achel Cusk’s recent “Kudos” closes a brilliant trilogy of novels —beginning with 2014’s “Outline”— that was dubbed “Faye” by some, since all three books share the same narrator. Faye is a fortyish British writer with knife-sharp insight into all the people who slip into her life, however briefly. A passive listener, she picks up life’s stories in planes, restaurants, hotel lounges, and literary events. An inviting target for compulsive confiders, she records their hopes, pleasures and doubts — and the latter are ample. Her transcribing is cool if not sometime pitiless.
Each volume is engrossing as a stand-alone. Yet when the trilogy is read together, similarities in characters, themes, episodes and vignettes acquire drama strength through repetition. Cusk’s narrator is repeatedly doomed to confront dysfunctional families, personal betrayals, and disintegrating souls hopelessly in search of identity.
“Outline” opens with Faye listening to a fellow passenger during a flight from London to Athens, where she’ll be teaching writing. Like many trilogy characters, this airplane “neighbor to the right” is never named — a neat trick to universalize all those she meets. Her unnamed traveler complains that his angry second wife felt cheated. In exchange for her great beauty, she sought the moneyed life. But that life, which he’d promised, was already gone. Unhinged, she “accidentally” locks his eldest son in a dark cellar, a cheerful opening gambit that presages more darkness ahead.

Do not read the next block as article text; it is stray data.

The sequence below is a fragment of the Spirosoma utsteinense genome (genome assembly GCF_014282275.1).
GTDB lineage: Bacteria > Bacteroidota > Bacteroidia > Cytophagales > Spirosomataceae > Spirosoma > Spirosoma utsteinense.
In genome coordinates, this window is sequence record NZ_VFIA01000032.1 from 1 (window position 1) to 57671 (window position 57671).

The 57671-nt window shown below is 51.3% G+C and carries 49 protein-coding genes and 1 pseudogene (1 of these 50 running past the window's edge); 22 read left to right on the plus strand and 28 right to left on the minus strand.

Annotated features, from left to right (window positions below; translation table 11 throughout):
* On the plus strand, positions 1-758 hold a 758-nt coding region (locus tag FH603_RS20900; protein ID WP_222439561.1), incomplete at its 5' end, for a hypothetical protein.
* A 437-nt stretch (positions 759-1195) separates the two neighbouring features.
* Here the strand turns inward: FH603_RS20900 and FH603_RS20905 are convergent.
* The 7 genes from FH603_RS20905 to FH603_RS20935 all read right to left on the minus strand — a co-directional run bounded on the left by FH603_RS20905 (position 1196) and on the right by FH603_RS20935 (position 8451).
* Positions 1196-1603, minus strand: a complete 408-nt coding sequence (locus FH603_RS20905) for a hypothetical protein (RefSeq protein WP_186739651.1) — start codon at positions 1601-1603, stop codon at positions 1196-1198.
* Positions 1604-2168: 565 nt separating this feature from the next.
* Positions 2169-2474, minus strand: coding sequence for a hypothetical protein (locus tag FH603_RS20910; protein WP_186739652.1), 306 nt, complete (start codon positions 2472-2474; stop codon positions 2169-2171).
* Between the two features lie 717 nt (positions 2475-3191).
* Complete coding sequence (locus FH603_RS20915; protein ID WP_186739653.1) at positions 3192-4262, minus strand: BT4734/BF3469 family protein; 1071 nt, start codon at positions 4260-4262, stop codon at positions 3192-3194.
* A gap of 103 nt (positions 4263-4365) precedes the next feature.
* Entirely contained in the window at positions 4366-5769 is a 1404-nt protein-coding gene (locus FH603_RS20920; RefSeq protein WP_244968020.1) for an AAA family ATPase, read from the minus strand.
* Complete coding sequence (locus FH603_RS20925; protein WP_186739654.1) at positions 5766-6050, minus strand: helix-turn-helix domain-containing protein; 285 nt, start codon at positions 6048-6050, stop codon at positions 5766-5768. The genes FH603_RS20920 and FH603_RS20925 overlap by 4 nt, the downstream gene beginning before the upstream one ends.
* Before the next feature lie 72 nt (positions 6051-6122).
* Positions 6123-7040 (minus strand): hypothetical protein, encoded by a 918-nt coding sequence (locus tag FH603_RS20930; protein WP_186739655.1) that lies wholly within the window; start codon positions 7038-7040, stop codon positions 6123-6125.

Back in England, Faye asks, “Wasn’t the woman right,” in reference to the wife, “to feel cheated and leave?” So many of her trilogy actors feel deprived and incomplete.
Cusk uses Faye’s “I’m just reporting” to create a powerful illusion. Her narrative world exists for its own sake, as is, free from the author’s intrusions. Far-flung encounters in her writer’s circuit (and her own bitter experiences) suggest a vacuously cruel vision of humanity.
In “Transit,” the second volume, Cusk pinpoints the trilogy’s identity-fracturing transitions. A year after her disastrous divorce, Faye returns to London with her two sons. Against all professional advice, she picks a run-down home, which she’s determined to remodel, in an unfamiliar area of the city. Below her is a nearly-insane old couple and their grotesque dog, which barks incessantly. Her sons are so disoriented they keep losing their way home, even during their daily school route. Why, the question arises, did Cusk force Faye into this punitive choice? The question goes unanswered.
Faye herself soon finds a circle of friends and events that suit her literary tastes. Once again, all those she meets, as well as those who come to know her well, open their lives and almost incidentally share intimate stories, in some cases solving what earlier seemed to her mysterious aspects of their characters. Faye, as self-effacing listener, occasionally shifts into a first-person presence, in one case harshly etching and scrutinizing the failure of a foul relationship.